• Like the abovementioned, a lot of drugs have hunger-suppressing effect, causing users to either not realize how hungry they are or feel outright repulsed by the thought of food while under its influence. Speed users are stereotypically depicted as wire-thin due to a combination of not eating too much and above-average physical exertion they are capable of. This also ties into the above point about ADHD medications causing this effect, as some of the more common ones fall under the Amphetamine category.
  • Mental Health:
    • Unfortunately, this can be one of the symptoms of depression. When your world seems to be falling apart around you, details like sustenance become unimportant.
      • Equally unfortunately, individuals who suffer from Social Anxiety or other anxiety disorders tend to shy away from going near the lunch room or cafeteria, let alone ordering something. Thankfully there are alternatives (study classes during lunch at school, your office at work) but in some cases this can be a case of Too Scared to Eat instead of Forgets to Eat, or someone who's very anxious might not feel like eating, even if they don't have social anxiety.
  • It can also be a symptom of schizophrenia, severe anxiety and PTSD, as those with severe negative symptoms will begin to "decompensate" — lose their ability to take care of themselves.
    • And those with paranoia, either as a result of schizophrenia or other disorders, may refuse food on the grounds that someone has poisoned it. This is how mathematician Kurt Godel died, since he would only eat meals prepared by his wife. When she was hospitalized for an extended period...
    • One of the major difficulties in treating eating disorders, such as anorexia, is this trope, as, after a while of starvation, the person's appetite is affected, making them less inclined to eat.
  • College or graduate students under stress (during finals, for example) fall victim to this trope. Sometimes that "A" in English eclipses whatever the cafeteria is serving. Goes double if what the cafeteria is serving is unrecognizable or unappetizing. But they'll never forget to drink coffee.
  • Writers fall victim to this. Frequently they get hyperfocused on what they're writing so they don't lose their train of thought, and when they finish that particular article, page, chapter, etc., they'll come back to reality and suddenly notice, "Huh, I'm starving."
    • Also true for artists when working on pieces for hours. Gives a new meaning to the term "starving artist".
  • Some diets (for example, most low-glycemic diets that aim to control spikes and drops in blood sugar) require a person to eat five or six small meals a day, which typically means eating a small amount of food every two or three hours. Those who have grown accustomed to eating two or three large meals in a day will often forget the smaller meals, needing time to develop new habits.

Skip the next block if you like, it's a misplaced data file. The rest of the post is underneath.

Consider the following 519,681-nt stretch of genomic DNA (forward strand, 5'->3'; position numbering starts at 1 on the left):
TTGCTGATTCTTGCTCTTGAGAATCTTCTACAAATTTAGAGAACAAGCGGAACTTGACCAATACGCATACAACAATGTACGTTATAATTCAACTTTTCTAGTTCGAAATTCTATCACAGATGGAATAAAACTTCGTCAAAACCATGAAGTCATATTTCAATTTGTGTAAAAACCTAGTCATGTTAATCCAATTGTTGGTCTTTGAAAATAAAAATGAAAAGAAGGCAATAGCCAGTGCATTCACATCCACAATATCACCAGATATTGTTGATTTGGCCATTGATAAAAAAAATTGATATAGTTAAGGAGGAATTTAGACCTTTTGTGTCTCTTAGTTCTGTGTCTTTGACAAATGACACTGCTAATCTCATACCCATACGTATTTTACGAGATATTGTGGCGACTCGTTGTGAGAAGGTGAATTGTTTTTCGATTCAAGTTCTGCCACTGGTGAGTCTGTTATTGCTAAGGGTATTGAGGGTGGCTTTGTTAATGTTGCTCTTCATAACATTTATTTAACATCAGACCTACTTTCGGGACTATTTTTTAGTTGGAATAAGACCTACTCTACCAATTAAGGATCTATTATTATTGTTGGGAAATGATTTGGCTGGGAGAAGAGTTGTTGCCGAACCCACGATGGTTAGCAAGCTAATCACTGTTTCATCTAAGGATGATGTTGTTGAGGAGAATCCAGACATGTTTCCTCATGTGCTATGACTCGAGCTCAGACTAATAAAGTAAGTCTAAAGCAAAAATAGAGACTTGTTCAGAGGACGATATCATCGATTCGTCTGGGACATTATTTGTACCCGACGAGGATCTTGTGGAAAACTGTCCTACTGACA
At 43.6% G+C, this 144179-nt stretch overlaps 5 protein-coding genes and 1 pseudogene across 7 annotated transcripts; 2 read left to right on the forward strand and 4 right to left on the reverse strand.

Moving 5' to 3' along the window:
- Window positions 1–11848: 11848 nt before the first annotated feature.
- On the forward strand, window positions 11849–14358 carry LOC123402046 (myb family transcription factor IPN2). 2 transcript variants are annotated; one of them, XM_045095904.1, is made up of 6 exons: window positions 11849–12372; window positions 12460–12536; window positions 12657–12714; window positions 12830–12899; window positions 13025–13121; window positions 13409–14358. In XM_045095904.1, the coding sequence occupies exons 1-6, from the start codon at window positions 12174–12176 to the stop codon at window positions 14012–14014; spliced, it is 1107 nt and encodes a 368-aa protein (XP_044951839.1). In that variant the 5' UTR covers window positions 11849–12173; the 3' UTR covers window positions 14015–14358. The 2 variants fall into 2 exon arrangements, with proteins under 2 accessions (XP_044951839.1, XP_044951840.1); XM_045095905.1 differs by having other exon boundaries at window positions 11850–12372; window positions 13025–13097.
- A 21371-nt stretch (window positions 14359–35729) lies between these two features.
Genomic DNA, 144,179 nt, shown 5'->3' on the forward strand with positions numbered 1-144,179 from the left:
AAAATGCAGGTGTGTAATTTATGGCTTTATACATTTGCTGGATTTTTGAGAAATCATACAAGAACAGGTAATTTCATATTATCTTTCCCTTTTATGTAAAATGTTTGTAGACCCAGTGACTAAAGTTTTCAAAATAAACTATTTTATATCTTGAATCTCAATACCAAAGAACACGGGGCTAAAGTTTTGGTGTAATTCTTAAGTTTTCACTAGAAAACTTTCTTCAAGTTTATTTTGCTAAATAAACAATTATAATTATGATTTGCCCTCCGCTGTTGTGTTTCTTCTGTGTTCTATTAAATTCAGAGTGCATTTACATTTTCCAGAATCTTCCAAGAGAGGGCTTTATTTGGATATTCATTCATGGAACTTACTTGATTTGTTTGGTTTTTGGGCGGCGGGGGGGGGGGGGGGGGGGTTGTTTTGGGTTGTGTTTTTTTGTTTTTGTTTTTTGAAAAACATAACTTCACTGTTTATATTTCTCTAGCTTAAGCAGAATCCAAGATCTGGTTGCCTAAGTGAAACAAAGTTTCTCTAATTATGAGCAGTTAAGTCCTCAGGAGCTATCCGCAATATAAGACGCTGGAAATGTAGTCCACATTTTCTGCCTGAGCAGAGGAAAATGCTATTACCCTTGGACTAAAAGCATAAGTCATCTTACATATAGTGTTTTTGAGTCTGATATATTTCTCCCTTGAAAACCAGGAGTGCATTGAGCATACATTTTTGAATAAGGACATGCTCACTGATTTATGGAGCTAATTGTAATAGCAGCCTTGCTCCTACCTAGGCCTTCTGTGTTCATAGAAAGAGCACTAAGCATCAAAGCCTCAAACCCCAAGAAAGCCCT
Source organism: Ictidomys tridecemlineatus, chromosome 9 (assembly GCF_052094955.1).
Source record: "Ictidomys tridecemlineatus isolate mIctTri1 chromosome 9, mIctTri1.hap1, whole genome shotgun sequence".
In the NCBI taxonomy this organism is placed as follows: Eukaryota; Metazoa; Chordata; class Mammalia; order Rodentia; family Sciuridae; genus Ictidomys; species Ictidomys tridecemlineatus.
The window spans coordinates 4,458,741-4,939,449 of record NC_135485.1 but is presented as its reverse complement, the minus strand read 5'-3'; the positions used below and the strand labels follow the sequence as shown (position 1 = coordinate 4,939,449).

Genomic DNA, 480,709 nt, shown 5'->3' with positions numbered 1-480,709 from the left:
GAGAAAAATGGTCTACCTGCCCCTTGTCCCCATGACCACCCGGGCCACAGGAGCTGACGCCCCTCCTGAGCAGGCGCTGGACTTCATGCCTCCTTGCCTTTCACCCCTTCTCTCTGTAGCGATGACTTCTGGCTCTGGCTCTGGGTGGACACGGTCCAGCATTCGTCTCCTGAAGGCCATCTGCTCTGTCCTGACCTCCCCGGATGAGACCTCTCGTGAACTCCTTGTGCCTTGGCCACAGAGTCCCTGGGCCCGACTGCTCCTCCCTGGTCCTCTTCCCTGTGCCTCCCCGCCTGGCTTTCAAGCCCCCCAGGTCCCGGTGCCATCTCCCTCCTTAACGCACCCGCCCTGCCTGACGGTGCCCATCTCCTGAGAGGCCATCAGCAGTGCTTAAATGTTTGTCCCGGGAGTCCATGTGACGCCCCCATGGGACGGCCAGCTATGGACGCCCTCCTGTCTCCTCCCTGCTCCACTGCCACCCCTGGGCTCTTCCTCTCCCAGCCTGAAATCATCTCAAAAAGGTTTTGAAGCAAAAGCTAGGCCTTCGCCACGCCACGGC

• Oftentimes, victims of child abuse will fall into this trope, whether they were malnourished as punishment, had unnecessary medications slipped into their meals, have PTSD, or because they've had such extensive mental and emotional abuse that they lack interest in eating due to feeling they aren't worthy of food, or they associate food with feeling repulsion.
  • It is notable that fierce hunger pangs can be confused for extreme nausea, especially under times of stress or sickness. This makes the idea of eating quite unappealing, even if you've gone for days without a real meal. The best solution to this, incidentally, is drinking something with sugar in it, preferably fruit juice, until your blood sugar level rises enough that you're merely hungry again. Be sure to eat some protein (eggs or fish are recommended) along with it.
  • The poet Percy Shelley fell victim to this, as evidenced by this conversation in Trelawny's Recollections:
    Trelawny: Cheer up, my lad, and come to dinner.
    Shelley: You go, I have dined -– late eating don't do for me.
    Trelawny: (picks up plate of food) What is this?
    Shelley: That — why, that must be my dinner... I thought I had eaten it.
    Trelawny: (drags Shelley into dining room)
  • Falling ill can cause a person to forget about eating due to the symptoms that they're suffering from overtakes their need to eat.
  • Alcoholics tend to spend more time drinking than eating, and consequently many of them are malnourished. Longtime alcoholics also tend to suffer from chronic pancreatitis, making eating painful.
  • Autistic people often forget to eat, either due to sensory problems — not being able to tell when they are hungry, the feeling of food in their mouth being gross to them, etc. — or for similar reasons as the above entry on ADHD hyperfocus. Some only remember to eat if it's in their routine for the day.
  • Experiments where rats are taught to press a lever to get food, and another for a pleasurable electric shock tend to result in the rats starving... they are so obsessed with pleasure, they don't bother to push the food lever.